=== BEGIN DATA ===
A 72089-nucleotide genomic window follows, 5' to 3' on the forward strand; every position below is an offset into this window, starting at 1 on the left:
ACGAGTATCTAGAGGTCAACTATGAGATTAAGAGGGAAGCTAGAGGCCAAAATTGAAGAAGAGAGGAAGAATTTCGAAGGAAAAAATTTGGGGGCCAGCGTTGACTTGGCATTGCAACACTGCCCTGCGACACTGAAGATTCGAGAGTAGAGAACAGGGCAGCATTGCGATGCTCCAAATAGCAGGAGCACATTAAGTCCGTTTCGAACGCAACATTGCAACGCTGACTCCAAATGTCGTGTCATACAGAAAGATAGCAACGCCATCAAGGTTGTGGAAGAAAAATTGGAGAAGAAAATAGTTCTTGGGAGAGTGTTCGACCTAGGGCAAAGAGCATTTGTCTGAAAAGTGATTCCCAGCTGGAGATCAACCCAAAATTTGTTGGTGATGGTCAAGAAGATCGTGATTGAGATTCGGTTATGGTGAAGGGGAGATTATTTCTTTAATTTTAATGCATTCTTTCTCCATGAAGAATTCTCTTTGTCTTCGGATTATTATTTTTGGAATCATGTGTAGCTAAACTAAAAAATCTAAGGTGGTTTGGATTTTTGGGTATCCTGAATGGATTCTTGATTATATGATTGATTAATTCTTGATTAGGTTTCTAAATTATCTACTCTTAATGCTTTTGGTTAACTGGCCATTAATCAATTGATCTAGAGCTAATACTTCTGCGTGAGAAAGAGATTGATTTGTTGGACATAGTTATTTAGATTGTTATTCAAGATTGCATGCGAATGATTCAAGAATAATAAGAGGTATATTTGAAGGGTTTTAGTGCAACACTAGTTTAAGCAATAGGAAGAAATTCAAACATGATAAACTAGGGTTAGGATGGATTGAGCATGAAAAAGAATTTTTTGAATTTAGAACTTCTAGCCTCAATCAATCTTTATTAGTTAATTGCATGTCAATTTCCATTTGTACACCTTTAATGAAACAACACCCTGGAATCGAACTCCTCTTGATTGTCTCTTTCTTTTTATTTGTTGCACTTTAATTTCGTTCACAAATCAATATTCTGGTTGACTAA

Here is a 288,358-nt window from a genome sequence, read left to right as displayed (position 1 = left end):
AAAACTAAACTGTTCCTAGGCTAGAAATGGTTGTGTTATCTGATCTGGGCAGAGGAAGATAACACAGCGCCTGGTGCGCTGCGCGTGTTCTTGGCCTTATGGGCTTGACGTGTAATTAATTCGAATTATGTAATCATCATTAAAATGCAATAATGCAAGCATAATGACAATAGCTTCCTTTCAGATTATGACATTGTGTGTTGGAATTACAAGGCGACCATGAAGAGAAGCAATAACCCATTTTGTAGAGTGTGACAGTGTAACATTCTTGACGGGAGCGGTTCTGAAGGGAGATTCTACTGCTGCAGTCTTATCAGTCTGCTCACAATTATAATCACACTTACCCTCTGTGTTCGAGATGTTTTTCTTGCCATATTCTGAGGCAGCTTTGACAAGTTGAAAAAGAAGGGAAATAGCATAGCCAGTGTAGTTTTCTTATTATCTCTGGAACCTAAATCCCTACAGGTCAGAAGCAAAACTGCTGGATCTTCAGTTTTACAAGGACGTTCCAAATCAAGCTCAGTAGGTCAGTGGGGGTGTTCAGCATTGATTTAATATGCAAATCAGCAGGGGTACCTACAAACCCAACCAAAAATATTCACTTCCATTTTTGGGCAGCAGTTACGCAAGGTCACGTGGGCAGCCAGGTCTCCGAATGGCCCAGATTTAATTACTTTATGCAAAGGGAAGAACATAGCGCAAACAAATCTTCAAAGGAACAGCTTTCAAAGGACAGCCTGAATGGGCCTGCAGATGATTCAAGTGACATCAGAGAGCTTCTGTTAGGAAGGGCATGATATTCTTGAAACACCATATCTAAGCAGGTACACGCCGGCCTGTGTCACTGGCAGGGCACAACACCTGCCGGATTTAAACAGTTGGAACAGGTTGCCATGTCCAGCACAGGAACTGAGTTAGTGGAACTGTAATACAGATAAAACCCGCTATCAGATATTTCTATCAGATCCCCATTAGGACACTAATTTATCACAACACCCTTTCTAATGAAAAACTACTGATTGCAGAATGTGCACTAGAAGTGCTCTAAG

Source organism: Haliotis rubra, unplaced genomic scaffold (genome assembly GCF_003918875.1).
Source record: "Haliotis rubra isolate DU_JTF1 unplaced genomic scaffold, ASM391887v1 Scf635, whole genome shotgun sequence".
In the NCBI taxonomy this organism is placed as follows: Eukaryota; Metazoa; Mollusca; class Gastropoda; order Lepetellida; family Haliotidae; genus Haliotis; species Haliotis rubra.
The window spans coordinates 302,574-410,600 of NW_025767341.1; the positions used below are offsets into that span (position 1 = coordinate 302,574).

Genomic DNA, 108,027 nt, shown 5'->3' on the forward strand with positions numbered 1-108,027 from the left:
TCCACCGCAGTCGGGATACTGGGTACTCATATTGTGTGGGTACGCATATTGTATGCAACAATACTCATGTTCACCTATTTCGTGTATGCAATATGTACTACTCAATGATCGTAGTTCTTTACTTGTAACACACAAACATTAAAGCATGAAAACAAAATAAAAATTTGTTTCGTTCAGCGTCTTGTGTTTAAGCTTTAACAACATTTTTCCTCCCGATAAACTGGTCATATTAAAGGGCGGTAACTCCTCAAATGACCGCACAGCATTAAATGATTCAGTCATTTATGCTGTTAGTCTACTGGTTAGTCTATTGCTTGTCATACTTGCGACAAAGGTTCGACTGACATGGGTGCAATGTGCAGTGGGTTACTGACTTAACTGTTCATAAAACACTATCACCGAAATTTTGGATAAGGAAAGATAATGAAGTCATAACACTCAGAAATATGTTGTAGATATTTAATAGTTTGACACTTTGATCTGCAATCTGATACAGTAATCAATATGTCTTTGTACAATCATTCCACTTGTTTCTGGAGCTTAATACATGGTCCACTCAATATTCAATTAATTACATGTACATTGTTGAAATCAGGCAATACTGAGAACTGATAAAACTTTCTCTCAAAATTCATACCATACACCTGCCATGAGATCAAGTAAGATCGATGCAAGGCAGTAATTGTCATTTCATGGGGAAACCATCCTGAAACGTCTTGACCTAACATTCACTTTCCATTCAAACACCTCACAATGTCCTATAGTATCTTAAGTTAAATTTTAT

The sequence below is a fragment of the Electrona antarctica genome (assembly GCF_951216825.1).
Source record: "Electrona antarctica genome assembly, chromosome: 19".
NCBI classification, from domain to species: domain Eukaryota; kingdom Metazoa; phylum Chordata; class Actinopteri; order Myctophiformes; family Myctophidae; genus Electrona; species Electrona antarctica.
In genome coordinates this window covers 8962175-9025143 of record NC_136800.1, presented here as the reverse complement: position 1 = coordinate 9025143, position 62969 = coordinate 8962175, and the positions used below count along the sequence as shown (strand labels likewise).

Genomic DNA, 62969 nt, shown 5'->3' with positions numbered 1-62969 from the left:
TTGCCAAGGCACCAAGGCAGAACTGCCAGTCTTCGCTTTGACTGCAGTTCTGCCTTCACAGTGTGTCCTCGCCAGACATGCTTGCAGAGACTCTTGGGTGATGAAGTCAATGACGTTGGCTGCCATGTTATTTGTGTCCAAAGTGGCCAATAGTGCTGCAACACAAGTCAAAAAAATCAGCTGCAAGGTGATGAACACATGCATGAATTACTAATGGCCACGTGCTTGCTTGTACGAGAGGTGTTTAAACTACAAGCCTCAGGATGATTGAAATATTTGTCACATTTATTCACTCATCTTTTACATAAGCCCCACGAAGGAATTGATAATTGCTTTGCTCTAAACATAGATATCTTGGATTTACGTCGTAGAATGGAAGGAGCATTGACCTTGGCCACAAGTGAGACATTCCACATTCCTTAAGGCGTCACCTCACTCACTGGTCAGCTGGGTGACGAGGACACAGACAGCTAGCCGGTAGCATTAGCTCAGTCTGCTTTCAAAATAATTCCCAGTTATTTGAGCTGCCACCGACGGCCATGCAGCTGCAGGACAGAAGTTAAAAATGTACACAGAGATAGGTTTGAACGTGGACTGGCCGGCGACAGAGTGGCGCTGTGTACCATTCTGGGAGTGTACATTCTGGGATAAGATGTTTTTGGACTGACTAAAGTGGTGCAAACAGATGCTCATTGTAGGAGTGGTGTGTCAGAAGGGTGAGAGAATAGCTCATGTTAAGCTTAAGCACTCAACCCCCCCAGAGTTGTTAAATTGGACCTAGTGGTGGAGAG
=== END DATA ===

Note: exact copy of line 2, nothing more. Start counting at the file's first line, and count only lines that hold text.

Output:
ACGAGTATCTAGAGGTCAACTATGAGATTAAGAGGGAAGCTAGAGGCCAAAATTGAAGAAGAGAGGAAGAATTTCGAAGGAAAAAATTTGGGGGCCAGCGTTGACTTGGCATTGCAACACTGCCCTGCGACACTGAAGATTCGAGAGTAGAGAACAGGGCAGCATTGCGATGCTCCAAATAGCAGGAGCACATTAAGTCCGTTTCGAACGCAACATTGCAACGCTGACTCCAAATGTCGTGTCATACAGAAAGATAGCAACGCCATCAAGGTTGTGGAAGAAAAATTGGAGAAGAAAATAGTTCTTGGGAGAGTGTTCGACCTAGGGCAAAGAGCATTTGTCTGAAAAGTGATTCCCAGCTGGAGATCAACCCAAAATTTGTTGGTGATGGTCAAGAAGATCGTGATTGAGATTCGGTTATGGTGAAGGGGAGATTATTTCTTTAATTTTAATGCATTCTTTCTCCATGAAGAATTCTCTTTGTCTTCGGATTATTATTTTTGGAATCATGTGTAGCTAAACTAAAAAATCTAAGGTGGTTTGGATTTTTGGGTATCCTGAATGGATTCTTGATTATATGATTGATTAATTCTTGATTAGGTTTCTAAATTATCTACTCTTAATGCTTTTGGTTAACTGGCCATTAATCAATTGATCTAGAGCTAATACTTCTGCGTGAGAAAGAGATTGATTTGTTGGACATAGTTATTTAGATTGTTATTCAAGATTGCATGCGAATGATTCAAGAATAATAAGAGGTATATTTGAAGGGTTTTAGTGCAACACTAGTTTAAGCAATAGGAAGAAATTCAAACATGATAAACTAGGGTTAGGATGGATTGAGCATGAAAAAGAATTTTTTGAATTTAGAACTTCTAGCCTCAATCAATCTTTATTAGTTAATTGCATGTCAATTTCCATTTGTACACCTTTAATGAAACAACACCCTGGAATCGAACTCCTCTTGATTGTCTCTTTCTTTTTATTTGTTGCACTTTAATTTCGTTCACAAATCAATATTCTGGTTGACTAA